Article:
The Democratic Iraq-withdrawal resolution explained

News & Politics

When Senate Majority Leader Harry Reid (D-NV) announced the unified Democratic bill last week that would force George W. Bush to withdraw all U.S. troops from Iraq on a strict timeline, it was the culmination of many discussions among Senate Democrats to pull together one piece of legislation that would make everyone at least a little bit happy.

And Reid appears to have done that with S.J. Res. 9, the United States Policy in Iraq Resolution of 2007.

For something so important to the lives of so many people, the legislation -- which is binding upon Bush and will have the force of law -- is remarkably simple and straightforward. Its main premise is that the circumstances in place when Bush was granted authorization (in 2002) to attack Iraq -- even if those circumstances were fictitious -- have changed significantly and that the original resolution is effectively expired. It also states that American troops "should not be policing a civil war."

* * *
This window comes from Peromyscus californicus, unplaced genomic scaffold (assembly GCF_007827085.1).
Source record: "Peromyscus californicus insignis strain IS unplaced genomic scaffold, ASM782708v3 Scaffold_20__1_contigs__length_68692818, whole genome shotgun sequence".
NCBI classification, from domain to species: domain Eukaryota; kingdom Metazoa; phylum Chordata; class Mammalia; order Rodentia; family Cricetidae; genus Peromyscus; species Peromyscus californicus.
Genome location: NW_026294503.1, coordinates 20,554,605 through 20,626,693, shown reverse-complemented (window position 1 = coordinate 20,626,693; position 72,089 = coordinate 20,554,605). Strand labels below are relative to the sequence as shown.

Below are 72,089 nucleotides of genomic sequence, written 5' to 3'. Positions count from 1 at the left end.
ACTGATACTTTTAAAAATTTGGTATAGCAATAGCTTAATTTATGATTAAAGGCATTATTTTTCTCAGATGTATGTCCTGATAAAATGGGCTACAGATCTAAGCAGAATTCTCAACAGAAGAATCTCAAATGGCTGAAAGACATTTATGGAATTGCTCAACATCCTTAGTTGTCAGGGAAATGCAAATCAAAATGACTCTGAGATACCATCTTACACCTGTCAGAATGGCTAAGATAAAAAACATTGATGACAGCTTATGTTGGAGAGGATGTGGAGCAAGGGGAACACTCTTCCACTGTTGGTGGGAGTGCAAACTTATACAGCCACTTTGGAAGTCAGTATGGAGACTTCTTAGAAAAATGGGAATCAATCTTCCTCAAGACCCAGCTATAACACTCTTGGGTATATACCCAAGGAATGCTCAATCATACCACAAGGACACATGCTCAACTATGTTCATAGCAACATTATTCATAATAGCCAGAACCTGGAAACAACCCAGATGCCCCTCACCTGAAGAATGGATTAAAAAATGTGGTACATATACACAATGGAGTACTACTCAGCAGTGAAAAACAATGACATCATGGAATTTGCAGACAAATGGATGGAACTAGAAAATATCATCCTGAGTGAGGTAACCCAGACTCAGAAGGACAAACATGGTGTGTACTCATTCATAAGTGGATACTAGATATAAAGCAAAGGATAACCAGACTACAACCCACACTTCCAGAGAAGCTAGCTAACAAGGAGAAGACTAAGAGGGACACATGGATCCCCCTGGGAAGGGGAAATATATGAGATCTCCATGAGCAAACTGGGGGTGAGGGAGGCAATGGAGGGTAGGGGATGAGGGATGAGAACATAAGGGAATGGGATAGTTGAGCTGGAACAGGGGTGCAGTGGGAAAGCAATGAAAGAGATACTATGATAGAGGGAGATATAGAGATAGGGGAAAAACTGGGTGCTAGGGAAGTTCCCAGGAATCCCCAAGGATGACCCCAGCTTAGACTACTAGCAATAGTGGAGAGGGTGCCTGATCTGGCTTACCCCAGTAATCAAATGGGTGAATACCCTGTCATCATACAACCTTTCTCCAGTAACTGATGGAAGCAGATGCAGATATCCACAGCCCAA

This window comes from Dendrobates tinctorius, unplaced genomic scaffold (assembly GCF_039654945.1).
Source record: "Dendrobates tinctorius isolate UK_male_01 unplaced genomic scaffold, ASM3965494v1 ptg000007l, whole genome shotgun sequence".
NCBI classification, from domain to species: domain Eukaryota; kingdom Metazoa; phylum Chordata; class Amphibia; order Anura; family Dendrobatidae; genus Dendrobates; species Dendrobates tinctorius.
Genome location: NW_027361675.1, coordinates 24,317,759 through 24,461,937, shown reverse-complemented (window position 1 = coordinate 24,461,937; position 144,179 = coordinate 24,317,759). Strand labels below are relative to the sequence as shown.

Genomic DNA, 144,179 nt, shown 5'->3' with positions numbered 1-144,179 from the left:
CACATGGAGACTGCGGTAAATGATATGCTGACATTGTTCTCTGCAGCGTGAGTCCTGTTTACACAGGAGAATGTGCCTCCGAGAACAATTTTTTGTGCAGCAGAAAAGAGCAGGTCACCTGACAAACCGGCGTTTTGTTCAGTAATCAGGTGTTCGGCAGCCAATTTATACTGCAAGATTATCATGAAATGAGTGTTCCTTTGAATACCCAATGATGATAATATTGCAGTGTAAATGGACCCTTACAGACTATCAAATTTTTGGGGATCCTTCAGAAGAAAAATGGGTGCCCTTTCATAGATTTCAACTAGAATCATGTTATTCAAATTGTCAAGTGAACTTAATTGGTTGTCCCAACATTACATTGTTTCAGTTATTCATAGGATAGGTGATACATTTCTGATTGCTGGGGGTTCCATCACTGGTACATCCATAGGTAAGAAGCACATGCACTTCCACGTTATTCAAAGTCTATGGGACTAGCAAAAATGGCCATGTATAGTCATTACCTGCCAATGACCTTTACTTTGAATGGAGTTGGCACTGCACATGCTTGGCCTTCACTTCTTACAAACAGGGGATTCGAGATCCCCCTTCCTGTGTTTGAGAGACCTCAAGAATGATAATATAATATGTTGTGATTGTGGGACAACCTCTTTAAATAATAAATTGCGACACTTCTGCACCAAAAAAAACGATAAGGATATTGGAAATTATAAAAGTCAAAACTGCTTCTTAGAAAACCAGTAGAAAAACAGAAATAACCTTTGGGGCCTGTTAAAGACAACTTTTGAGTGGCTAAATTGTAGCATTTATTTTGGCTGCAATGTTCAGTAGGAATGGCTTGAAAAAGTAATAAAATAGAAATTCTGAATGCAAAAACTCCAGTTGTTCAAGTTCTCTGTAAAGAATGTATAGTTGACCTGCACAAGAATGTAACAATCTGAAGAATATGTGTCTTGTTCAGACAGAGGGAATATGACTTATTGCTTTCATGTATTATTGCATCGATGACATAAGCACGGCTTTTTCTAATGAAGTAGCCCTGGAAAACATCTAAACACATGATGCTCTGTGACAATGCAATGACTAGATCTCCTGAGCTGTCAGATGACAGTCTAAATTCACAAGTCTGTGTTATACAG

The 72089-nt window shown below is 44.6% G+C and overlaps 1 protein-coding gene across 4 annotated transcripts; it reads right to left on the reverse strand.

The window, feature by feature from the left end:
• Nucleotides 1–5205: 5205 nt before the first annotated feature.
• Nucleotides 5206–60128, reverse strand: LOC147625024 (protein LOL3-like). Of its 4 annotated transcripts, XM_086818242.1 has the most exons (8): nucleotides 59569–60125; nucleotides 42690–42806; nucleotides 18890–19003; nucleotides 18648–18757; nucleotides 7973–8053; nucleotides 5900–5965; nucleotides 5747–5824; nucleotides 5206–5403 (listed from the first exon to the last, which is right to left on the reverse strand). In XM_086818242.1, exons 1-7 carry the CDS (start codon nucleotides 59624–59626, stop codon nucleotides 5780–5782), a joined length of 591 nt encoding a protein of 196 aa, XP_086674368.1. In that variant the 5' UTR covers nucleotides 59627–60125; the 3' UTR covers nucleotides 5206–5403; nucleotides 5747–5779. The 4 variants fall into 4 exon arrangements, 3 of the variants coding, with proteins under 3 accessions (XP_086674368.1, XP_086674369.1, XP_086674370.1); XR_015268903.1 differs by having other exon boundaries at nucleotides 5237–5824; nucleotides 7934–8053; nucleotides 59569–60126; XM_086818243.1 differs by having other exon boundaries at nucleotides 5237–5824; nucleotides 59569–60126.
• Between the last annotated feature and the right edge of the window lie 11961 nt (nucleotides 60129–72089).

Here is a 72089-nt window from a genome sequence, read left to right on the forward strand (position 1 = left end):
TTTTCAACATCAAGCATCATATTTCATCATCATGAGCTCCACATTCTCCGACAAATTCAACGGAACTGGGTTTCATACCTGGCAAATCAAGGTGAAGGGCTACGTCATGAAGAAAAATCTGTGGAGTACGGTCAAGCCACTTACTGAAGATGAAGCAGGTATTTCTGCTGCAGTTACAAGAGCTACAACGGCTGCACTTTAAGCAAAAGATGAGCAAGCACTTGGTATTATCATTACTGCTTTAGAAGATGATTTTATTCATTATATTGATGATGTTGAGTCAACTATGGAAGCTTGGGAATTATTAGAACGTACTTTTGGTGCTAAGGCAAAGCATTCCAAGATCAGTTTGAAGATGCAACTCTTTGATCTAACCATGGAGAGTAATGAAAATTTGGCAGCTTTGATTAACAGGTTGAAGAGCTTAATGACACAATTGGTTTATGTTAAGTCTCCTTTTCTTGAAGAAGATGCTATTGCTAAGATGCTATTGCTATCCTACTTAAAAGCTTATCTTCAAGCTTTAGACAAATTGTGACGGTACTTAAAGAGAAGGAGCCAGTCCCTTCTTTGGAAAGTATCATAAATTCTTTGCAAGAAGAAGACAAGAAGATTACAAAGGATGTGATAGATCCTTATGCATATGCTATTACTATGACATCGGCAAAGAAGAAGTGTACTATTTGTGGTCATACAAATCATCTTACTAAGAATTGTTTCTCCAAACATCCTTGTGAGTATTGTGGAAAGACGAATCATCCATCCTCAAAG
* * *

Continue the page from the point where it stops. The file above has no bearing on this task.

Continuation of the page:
The meat of the resolution comes in the next part, which says that Bush must "commence the phased redeployment of United States forces from Iraq not later than 120 days after the date of the enactment of this joint resolution, with the goal of redeploying, by March 31, 2008, all United States combat forces from Iraq…"

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